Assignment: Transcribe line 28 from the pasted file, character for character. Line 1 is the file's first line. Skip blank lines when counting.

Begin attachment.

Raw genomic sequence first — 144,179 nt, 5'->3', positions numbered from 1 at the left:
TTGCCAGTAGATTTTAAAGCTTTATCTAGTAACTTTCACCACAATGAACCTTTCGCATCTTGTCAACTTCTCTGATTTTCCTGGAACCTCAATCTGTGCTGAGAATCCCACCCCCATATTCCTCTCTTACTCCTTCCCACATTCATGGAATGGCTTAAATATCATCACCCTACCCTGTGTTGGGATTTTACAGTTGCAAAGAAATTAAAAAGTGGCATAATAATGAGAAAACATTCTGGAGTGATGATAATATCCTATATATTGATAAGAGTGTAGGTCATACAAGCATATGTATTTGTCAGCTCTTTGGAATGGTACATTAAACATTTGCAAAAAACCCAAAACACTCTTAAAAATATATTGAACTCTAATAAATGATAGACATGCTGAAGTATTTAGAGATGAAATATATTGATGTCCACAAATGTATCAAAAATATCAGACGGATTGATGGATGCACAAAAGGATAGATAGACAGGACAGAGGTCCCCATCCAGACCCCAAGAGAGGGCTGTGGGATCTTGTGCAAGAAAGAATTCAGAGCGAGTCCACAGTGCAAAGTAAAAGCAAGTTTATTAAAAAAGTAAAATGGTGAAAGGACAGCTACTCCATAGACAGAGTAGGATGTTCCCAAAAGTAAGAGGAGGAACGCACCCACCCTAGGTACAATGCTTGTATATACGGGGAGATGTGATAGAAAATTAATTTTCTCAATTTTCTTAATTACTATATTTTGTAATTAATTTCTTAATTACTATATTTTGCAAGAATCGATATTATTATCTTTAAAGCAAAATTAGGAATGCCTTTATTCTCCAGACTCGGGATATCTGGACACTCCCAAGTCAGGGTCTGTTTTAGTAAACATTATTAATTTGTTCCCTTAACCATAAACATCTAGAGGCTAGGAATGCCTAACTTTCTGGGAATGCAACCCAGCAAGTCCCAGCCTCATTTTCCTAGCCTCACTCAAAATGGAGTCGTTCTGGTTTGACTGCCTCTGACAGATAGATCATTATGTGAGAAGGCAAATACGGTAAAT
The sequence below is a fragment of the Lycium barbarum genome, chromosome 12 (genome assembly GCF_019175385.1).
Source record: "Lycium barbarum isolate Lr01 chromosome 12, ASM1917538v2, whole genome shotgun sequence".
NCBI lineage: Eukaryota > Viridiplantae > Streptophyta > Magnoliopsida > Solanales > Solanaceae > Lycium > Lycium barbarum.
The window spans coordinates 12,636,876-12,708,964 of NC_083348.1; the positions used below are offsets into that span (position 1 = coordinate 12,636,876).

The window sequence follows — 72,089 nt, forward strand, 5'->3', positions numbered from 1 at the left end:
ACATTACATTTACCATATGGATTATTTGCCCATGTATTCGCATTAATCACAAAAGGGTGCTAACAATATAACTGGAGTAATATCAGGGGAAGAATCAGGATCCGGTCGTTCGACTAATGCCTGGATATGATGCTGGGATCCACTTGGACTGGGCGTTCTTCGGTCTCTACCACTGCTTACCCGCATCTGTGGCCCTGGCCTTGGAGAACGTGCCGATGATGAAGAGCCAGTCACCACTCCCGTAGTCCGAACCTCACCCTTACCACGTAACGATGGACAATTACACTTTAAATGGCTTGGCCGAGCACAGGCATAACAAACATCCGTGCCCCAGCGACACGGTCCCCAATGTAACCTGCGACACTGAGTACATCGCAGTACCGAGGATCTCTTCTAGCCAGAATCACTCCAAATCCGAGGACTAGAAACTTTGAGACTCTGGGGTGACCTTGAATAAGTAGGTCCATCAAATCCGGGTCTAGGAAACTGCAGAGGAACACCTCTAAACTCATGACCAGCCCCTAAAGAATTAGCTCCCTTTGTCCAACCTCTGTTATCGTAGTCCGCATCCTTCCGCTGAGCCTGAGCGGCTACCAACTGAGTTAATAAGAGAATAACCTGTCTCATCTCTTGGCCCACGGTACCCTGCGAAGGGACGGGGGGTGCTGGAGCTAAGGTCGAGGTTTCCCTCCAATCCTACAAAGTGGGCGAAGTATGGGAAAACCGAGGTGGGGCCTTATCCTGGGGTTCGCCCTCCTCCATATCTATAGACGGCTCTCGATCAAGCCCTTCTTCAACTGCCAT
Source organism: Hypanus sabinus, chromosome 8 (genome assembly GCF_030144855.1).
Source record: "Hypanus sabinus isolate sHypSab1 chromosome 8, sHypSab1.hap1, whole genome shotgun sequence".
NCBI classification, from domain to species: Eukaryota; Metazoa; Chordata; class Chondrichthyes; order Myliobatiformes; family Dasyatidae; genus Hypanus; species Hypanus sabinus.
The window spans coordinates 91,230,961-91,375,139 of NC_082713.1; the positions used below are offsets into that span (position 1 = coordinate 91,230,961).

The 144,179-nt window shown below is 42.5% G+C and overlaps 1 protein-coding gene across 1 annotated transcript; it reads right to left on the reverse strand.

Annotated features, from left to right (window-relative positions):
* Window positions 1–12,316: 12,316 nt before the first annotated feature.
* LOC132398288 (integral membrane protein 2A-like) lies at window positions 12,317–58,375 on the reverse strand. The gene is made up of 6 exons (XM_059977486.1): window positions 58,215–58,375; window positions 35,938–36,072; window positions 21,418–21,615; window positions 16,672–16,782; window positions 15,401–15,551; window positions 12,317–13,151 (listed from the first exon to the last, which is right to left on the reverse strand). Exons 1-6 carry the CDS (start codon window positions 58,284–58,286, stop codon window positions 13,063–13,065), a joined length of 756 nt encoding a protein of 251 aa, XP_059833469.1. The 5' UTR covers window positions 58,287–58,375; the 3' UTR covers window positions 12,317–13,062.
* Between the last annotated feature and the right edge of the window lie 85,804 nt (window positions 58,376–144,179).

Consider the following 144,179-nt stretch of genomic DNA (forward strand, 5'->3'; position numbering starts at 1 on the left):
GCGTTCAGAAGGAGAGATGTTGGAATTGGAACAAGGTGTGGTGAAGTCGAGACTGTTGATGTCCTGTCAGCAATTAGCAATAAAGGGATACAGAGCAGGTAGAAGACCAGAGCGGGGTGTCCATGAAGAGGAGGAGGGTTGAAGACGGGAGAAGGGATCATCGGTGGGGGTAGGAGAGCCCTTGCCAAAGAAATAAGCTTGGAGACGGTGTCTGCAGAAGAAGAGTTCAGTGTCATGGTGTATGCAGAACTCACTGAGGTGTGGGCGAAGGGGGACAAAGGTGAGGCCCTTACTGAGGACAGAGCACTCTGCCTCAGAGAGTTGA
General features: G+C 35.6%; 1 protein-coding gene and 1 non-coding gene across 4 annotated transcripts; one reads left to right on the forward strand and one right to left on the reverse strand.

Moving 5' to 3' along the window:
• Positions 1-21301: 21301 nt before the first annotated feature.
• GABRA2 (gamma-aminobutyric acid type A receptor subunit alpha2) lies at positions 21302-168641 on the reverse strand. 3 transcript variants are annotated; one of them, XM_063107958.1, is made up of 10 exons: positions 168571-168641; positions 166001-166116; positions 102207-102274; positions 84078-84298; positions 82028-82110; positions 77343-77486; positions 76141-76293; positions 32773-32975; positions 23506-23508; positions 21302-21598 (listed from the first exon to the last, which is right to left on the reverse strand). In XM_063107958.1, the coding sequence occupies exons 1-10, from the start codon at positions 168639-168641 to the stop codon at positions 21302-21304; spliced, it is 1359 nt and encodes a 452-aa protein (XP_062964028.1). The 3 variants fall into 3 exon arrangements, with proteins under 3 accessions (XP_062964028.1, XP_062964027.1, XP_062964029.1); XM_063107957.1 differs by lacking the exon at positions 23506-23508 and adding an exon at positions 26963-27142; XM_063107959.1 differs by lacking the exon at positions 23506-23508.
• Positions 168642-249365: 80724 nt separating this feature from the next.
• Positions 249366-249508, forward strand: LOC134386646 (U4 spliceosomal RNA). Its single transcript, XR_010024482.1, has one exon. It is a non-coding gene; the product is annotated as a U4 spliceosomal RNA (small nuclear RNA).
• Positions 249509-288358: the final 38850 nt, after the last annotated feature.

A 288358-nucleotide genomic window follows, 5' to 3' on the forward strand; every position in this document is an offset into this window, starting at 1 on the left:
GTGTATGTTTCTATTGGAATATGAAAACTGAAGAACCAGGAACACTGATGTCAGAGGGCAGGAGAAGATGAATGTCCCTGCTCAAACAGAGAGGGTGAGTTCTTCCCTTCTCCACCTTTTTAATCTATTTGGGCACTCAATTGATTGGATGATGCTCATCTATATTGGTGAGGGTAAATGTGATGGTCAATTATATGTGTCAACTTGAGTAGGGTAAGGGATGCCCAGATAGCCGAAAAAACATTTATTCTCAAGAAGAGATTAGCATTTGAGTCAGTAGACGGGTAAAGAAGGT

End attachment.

GTGTATGTTTCTATTGGAATATGAAAACTGAAGAACCAGGAACACTGATGTCAGAGGGCAGGAGAAGATGAATGTCCCTGCTCAAACAGAGAGGGTGAGTTCTTCCCTTCTCCACCTTTTTAATCTATTTGGGCACTCAATTGATTGGATGATGCTCATCTATATTGGTGAGGGTAAATGTGATGGTCAATTATATGTGTCAACTTGAGTAGGGTAAGGGATGCCCAGATAGCCGAAAAAACATTTATTCTCAAGAAGAGATTAGCATTTGAGTCAGTAGACGGGTAAAGAAGGT